Does degree of baldness influence vitamin D status?

Mark J Bolland, Ruth W Ames, Andrew B Grey, Anne M Horne, Barbara H Mason, Greg D Gamble and Ian R Reid
Med J Aust 2008; 189 (11): 674-675. || doi: 10.5694/j.1326-5377.2008.tb02241.x
Published online: 1 December 2008

Vitamin D insufficiency is very common in older people,1 and many cross-sectional studies of older populations have reported higher levels of 25-hydroxyvitamin D (25-OHD) in men than in women.2-4 These differences have not been adequately explained but have been attributed to sex differences in behavioural and cultural factors associated with sun exposure.4

Male-pattern hair loss (baldness) occurs almost universally with ageing in men, and more than 70% of men older than 70 years have significant hair loss.5 As vitamin D production in humans occurs in exposed skin, particularly in the hands, arms and face,6 we hypothesised that men with more baldness would have more exposed skin suitable for vitamin D production and, consequently, higher serum 25-OHD levels. If so, baldness in men might explain sex differences in 25-OHD levels. Also, preservation of vitamin D status might provide an evolutionary explanation for the high prevalence of baldness in older men. We therefore assessed whether 25-OHD levels are associated with degree of baldness in middle-aged and older men.


We recruited 323 healthy, independent-living, middle-aged or older men to take part in a study on calcium supplementation. Full details of the study protocol have been published elsewhere;4 briefly, men aged 40 years and older, who did not have significant medical disease and were not receiving cholecalciferol supplements in doses exceeding 1000 IU/day, were eligible to take part. This substudy was approved by the Northern X Regional Ethics Committee.

A total of 296 men consented to have photographs of the head taken. Degree of baldness was independently assessed by two of us (M J B and R W A); the photographs were compared with standardised pictures from the validated Hamilton–Norwood scale for assessing male-pattern hair loss.5 Results were then grouped into three categories: no hair loss or mild frontotemporal recession (Group 1), predominant vertex loss (Group 2), and significant scalp and vertex loss (Group 3).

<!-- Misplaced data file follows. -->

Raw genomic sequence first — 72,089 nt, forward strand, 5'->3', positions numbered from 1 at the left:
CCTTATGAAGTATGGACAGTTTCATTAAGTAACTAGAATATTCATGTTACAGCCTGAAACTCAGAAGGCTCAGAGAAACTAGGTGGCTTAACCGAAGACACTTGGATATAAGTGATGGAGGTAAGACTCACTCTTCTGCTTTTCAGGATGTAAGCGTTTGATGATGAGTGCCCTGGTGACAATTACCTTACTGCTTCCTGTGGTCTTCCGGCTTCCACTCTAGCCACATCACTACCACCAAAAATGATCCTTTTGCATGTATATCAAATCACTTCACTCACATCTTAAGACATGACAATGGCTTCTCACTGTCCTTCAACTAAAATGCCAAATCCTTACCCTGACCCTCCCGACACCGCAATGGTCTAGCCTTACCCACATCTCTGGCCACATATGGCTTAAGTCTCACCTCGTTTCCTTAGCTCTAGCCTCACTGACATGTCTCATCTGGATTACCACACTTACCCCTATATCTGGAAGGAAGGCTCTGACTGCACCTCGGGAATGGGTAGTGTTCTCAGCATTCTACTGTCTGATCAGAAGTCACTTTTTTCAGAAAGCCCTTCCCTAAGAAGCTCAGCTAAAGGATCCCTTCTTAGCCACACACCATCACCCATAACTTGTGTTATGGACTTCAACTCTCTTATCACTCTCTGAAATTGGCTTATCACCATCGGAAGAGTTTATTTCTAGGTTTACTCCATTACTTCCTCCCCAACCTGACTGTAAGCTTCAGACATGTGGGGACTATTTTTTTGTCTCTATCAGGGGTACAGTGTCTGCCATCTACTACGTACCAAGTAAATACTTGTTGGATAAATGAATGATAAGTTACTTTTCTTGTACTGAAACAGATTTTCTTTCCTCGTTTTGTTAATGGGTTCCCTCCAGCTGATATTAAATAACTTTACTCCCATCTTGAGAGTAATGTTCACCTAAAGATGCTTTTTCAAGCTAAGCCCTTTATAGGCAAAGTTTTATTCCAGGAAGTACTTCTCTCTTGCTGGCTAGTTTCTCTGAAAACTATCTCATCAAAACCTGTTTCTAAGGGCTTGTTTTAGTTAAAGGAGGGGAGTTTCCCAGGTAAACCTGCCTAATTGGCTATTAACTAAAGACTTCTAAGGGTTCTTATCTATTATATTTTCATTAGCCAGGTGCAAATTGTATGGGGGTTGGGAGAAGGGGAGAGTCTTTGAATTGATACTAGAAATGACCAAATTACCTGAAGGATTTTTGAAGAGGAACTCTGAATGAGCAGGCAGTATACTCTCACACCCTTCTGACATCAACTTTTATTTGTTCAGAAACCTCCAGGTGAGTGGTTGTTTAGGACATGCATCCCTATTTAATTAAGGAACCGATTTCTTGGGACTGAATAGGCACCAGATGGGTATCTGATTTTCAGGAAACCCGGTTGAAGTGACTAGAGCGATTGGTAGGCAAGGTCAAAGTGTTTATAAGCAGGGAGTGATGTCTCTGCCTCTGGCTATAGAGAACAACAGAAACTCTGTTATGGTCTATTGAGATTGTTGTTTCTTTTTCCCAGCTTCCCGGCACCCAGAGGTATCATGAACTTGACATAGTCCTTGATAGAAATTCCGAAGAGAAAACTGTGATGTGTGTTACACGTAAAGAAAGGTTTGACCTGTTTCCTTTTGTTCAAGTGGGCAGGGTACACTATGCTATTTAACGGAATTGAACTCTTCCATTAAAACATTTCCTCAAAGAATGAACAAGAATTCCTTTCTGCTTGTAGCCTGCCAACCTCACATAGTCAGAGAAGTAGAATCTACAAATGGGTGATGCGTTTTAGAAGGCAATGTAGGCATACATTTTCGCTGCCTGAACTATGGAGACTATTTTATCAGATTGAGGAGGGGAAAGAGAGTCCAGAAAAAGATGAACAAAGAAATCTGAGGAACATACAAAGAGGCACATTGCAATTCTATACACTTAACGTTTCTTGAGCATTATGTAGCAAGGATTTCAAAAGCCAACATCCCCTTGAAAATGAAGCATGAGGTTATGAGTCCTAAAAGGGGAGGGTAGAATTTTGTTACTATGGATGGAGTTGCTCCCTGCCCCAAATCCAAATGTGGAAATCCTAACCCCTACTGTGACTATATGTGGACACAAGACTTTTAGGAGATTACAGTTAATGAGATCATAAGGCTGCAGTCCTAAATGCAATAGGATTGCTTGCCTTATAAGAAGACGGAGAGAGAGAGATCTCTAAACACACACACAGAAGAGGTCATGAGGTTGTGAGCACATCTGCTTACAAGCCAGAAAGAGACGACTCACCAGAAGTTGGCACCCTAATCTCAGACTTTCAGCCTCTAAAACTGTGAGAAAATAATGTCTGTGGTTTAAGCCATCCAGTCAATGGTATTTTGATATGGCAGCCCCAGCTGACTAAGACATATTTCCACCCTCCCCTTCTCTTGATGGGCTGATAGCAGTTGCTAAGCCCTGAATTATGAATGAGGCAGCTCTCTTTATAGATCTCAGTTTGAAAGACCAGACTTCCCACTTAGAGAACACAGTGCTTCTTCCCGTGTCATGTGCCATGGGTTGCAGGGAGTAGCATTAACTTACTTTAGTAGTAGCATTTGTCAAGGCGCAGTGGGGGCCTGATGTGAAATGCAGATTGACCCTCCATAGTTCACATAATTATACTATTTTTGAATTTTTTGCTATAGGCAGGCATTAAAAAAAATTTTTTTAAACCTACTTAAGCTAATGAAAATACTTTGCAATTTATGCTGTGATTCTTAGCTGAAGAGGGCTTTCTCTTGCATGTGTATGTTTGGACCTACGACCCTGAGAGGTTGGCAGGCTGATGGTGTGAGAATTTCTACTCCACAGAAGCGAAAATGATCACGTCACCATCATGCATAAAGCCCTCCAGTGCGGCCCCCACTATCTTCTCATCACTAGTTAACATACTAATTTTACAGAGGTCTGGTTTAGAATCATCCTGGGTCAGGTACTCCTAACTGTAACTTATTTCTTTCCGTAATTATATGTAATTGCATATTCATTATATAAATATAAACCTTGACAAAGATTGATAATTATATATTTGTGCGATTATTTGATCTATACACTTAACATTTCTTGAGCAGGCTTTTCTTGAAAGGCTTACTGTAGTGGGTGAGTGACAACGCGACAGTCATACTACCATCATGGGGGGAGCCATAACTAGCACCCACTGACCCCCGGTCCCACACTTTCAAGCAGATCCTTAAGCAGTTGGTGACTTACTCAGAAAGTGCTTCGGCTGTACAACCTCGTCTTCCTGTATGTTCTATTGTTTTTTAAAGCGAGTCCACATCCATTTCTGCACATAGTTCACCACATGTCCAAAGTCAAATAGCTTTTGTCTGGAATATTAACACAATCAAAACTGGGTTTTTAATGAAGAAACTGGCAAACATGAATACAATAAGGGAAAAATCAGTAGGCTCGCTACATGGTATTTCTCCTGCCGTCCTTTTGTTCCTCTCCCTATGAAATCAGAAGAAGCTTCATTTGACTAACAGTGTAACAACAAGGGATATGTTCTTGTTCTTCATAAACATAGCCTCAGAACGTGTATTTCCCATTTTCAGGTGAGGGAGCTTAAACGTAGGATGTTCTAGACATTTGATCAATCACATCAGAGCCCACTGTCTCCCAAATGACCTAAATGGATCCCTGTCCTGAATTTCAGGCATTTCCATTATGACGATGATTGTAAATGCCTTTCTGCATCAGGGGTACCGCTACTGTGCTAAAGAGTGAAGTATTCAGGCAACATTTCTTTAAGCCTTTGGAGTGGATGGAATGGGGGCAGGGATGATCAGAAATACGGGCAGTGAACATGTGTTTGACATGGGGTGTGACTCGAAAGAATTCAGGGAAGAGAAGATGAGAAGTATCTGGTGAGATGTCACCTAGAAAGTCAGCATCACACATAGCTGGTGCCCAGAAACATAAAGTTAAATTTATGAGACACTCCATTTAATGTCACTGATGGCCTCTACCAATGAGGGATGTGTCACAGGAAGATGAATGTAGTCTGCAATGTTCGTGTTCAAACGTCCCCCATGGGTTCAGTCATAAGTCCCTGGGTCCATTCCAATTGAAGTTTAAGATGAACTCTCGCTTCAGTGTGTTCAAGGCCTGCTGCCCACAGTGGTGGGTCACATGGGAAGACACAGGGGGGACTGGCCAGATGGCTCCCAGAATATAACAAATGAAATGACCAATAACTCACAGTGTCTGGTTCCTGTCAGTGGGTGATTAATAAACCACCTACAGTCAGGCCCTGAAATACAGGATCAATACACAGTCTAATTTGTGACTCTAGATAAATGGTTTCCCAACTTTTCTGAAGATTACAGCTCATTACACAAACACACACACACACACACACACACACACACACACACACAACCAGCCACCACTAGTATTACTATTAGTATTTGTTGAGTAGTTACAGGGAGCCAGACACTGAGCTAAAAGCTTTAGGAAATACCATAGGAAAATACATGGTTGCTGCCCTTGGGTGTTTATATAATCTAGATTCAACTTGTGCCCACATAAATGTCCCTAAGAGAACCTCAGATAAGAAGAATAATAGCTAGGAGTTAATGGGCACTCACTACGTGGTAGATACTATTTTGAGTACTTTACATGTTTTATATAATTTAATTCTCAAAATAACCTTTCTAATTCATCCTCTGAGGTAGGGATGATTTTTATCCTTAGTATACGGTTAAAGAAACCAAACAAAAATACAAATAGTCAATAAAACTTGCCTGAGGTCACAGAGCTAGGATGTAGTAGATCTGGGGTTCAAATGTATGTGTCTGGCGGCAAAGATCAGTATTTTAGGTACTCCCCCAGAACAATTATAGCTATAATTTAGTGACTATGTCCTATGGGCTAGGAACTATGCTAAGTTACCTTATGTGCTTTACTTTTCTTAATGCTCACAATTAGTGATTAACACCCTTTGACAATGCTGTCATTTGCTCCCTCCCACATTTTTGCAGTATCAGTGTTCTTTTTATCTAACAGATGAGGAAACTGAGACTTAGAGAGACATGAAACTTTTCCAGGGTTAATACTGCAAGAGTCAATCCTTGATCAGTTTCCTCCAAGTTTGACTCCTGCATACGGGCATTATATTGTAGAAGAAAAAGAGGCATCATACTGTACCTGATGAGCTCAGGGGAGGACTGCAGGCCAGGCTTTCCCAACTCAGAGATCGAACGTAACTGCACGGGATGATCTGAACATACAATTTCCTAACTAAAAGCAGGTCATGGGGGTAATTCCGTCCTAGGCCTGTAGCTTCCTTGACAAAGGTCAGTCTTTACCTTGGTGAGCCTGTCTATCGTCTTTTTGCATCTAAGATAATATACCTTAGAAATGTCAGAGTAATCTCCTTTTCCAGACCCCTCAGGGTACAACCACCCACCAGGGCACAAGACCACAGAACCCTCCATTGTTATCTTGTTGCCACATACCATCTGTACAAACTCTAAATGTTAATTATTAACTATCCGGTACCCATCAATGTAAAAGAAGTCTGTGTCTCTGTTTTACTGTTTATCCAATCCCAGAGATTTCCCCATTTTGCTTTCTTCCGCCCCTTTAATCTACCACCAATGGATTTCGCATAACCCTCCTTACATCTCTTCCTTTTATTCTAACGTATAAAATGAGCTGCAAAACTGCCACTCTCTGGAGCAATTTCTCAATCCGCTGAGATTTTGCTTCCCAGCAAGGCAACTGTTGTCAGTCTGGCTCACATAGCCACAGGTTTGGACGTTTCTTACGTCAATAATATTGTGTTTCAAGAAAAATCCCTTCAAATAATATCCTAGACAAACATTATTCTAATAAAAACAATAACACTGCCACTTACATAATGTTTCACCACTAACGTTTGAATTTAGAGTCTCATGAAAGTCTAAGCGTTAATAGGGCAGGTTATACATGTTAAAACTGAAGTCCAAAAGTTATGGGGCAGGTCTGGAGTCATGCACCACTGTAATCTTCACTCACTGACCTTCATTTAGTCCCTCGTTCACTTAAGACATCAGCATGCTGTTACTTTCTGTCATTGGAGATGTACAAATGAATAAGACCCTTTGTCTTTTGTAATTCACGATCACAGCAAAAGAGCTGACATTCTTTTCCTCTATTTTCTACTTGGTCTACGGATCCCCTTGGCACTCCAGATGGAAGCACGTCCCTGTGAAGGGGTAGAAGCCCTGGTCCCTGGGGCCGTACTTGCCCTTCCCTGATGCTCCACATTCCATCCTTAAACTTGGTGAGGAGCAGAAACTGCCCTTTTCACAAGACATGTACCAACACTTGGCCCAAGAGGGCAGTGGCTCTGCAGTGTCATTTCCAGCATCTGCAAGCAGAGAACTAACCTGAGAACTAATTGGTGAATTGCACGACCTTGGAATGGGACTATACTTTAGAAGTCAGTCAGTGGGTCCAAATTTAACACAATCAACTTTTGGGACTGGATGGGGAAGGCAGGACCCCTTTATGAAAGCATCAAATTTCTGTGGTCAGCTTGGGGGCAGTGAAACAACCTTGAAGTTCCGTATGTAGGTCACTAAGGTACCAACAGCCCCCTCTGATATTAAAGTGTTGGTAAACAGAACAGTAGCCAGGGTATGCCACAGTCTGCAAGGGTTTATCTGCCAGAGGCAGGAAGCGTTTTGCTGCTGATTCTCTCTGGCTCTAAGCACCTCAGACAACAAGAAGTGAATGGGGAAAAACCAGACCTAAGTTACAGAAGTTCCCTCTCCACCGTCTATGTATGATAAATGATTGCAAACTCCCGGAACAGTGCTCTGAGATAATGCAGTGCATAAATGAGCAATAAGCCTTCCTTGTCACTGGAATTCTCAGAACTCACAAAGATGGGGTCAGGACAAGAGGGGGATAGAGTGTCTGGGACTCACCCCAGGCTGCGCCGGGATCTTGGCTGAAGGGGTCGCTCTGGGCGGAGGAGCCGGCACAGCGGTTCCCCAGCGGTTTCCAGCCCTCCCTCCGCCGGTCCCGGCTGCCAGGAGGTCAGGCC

Lifestyle information, including the frequency of outdoor hat wearing and whether sunscreen was applied to the scalp, was gathered using a questionnaire. Skin type was self-rated by participants using the Fitzpatrick scale7 (Box). Serum 25-OHD was measured by radioimmunoassay (DiaSorin, Stillwater, Minn, USA) in the first 192 men who were recruited, then using a chemiluminescence assay (Nichols Institute, San Juan Capistrano, Calif, USA) in the other 104 men. All data obtained using the Nichols assay were converted to predicted DiaSorin results, as previously described.4

Analysis of variance (ANOVA) was used to test for differences between groups for continuous variables, and the χ2 test was used to test for differences between groups for categorical variables. After adjusting for potential confounding factors, analysis of covariance (ANCOVA) was used to test for differences in 25-OHD levels between the three baldness groups. Statistical analyses were two-tailed and performed using SAS, version 9.1 (SAS Institute, Cary, NC, USA), and P values less than 0.05 were considered statistically significant. The study had 80% power, at the 5% significance level, to detect a between-groups difference in 25-OHD of 13 nmol/L.